A Brief History of the Modern American Homeschooling Movement


(Excerpted and adapted with permission from A Twaddle-Free Education: An Introduction to Charlotte Mason’s Timeless Educational Ideas.)


A Brief History of the Modern American Homeschooling Movement

by Deborah Taylor-Hough


The history of modern homeschooling has its roots in the counterculture Liberal Left, but within twenty years, the movement was fully adopted by the equally counterculture Conservative Right. The ideologies and methodologies surrounding these two diverse and oftentimes polarized groups created an interesting mix of people and cultures within the homeschooling world.

In the early 1960’s, John Holt, a prominent educator, humanist and author, advocated for radical school reform in his popular books, How Children Fail and How Children Learn. Holt stressed in his writings the need for educational decentralization and greater parental autonomy. At the same time as Holt’s work, many of the 1960’s “hippies” were moving into communes, having babies, and hesitating to send their children to the local government-run schools. The original modern day homeschoolers were part of the free-love hippy communes of the 1960’s.

In the 1970’s, Holt was contacted by several counterculture Liberal Left homesteaders who were living remotely throughout the countryside, educating their children off the compulsory education grid. Holt decided to connect these independent and relatively isolated families with one another, and in 1977, began publishing Growing Without Schooling (GWS), the first newsletter dedicated solely to homeschoolers. GWS became a way for these families to share wisdom and knowledge with each other, and to find moral support from others who had also chosen this radical means of schooling (or “unschooling”) their children. Through his tireless activism, Holt—almost by accident—became the de facto leader of the then-underground and mostly illegal homeschooling movement. Home education did not become legal in all fifty states until 1993.

Eventually, Holt connected with Raymond and Dorothy Moore, a husband and wife team of educational researchers whose independent research was showing surprising results—that formal instruction in math and reading was best put off until after age eight. The Moores began consulting with homeschooling families and wrote several bestselling books including Better Late Than Early and School Can Wait.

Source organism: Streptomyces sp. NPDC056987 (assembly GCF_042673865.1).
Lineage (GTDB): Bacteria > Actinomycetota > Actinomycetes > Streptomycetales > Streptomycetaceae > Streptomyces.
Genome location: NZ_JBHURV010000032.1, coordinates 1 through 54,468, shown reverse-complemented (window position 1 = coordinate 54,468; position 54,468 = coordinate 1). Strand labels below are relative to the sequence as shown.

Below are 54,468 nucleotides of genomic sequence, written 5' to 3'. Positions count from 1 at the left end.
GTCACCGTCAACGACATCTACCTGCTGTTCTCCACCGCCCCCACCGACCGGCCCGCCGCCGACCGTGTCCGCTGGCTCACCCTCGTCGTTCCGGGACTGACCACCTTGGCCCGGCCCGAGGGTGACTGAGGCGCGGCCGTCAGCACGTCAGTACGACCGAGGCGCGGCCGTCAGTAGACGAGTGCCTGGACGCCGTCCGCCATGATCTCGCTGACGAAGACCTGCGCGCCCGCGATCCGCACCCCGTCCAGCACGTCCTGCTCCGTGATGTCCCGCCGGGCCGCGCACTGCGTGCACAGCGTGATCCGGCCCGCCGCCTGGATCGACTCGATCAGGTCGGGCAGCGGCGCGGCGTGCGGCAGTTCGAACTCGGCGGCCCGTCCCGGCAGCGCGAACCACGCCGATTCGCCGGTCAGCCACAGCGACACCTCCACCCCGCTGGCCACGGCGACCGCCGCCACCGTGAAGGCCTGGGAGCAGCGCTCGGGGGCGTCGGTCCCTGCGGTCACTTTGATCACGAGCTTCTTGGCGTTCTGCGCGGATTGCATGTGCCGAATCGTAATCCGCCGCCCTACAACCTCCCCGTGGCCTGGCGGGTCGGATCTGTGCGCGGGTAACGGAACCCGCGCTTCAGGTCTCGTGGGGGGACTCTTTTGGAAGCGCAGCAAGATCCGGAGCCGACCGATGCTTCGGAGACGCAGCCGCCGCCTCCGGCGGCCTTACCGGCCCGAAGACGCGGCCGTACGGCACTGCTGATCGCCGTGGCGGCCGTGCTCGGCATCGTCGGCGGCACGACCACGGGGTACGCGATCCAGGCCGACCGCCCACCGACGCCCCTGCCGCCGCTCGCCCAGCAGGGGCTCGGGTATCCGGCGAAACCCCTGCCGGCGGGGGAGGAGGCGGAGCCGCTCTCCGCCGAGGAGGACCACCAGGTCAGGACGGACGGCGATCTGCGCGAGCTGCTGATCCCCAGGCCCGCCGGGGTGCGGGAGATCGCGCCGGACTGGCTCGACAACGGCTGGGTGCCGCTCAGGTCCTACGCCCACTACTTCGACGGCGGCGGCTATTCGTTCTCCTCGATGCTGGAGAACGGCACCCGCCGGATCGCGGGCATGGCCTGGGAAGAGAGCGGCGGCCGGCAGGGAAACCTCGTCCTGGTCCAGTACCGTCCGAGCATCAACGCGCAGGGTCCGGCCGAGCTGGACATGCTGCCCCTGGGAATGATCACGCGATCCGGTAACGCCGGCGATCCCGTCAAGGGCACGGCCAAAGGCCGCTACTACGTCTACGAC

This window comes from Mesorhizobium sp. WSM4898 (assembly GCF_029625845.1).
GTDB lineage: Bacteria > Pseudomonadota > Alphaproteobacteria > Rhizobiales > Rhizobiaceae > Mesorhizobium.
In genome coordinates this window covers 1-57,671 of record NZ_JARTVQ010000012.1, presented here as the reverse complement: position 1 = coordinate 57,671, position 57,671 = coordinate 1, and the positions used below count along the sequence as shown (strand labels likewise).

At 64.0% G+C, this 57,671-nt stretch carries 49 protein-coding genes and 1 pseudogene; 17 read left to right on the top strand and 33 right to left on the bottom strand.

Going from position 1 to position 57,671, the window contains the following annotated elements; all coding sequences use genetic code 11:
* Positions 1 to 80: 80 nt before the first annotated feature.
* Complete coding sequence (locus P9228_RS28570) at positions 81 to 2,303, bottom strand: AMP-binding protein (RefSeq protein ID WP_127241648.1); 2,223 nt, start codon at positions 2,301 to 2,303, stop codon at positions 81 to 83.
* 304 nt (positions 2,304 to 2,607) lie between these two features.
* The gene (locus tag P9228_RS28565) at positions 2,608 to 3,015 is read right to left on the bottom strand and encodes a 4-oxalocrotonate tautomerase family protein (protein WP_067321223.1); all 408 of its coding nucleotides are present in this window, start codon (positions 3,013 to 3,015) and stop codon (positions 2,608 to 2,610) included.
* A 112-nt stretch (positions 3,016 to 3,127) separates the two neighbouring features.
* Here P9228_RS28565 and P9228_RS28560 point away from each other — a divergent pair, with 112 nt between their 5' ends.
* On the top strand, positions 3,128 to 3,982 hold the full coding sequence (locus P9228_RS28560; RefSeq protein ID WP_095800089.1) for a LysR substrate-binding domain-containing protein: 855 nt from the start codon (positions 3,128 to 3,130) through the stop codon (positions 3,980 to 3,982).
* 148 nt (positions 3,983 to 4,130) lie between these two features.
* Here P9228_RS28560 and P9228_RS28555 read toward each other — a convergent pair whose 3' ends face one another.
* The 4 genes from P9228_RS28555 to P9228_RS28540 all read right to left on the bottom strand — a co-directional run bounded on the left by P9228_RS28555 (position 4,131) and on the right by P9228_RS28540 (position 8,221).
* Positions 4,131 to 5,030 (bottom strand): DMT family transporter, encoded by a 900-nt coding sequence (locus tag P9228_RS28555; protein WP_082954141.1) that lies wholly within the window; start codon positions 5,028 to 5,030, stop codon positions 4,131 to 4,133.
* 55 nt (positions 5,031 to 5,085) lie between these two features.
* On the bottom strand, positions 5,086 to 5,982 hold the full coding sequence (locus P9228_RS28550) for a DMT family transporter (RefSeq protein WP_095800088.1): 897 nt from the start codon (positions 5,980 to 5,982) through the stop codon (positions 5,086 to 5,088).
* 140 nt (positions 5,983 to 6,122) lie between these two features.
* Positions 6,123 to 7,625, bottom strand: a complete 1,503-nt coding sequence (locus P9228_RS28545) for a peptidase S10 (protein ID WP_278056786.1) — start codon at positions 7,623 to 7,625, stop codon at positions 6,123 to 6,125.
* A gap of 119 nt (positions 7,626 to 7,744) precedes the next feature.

Over time, the Moores became regular contributors to Holt’s newsletter, and after Raymond Moore appeared a number of times in the late 1970’s on Dr. James Dobson’s national Christian radio program, the concept of homeschooling came out of the homesteads and communes, and found its way into the world of Evangelical Christians and the Conservative Right.

In the 1980’s, as many private Christian schools closed their doors due to changes in tax status, a large number of Fundamentalist Christians who had already opted out of the “too Liberal” public schools found themselves scrambling to find an acceptable educational option for their children that would not involve sending them to the local secular public schools. Many Christian textbook publishers began marketing their educational products to this growing group of disenfranchised parents, and the “school-at-home” form of homeschooling was born. These parents attempted to reproduce in their homes the classroom settings of their children’s former private schools.

The ideological divide between the Liberal Left and the Conservative Right—between the secularly motivated and the religiously motivated—remains an on-going source of contention within the homeschooling community, itself. Interestingly, Milton Gaither observed in his book Homeschool: An American History that “to this day, many accounts of homeschooling written by [conservative Christian homeschoolers] do not even mention Holt or the entire left wing of the movement.”

As the academic success of homeschooling became apparent to the general public, the homeschooling movement shifted from being strictly the realm of two extremes—the Liberal Left and the Conservative Right—and into the mainstream. Many public school districts around the country began to offer home-based, teacher-supervised learning options through both in-person and online venues as well as satellite, umbrella, charter, and correspondence programs through both public and private schools.

Most of the recent homeschoolers joining the ranks appear to be motivated primarily by academic reasons. Ideological and religious reasons—although still strong—seem to be a less popular parental motivation for homeschooling than in years past.


51BlGAcUHnL(Excerpted and adapted with permission from A Twaddle-Free Education: An Introduction to Charlotte Mason’s Timeless Educational Ideas.)

ABOUT THE AUTHOR:  Deborah Taylor-Hough is a long-time homeschooling mother of three (now adult) children as well as a freelance writer and the author of the bestselling Frozen Assets cookbook series (SourceBooks) and Frugal Living for Dummies (Wiley).  Visit Debi on Facebook.

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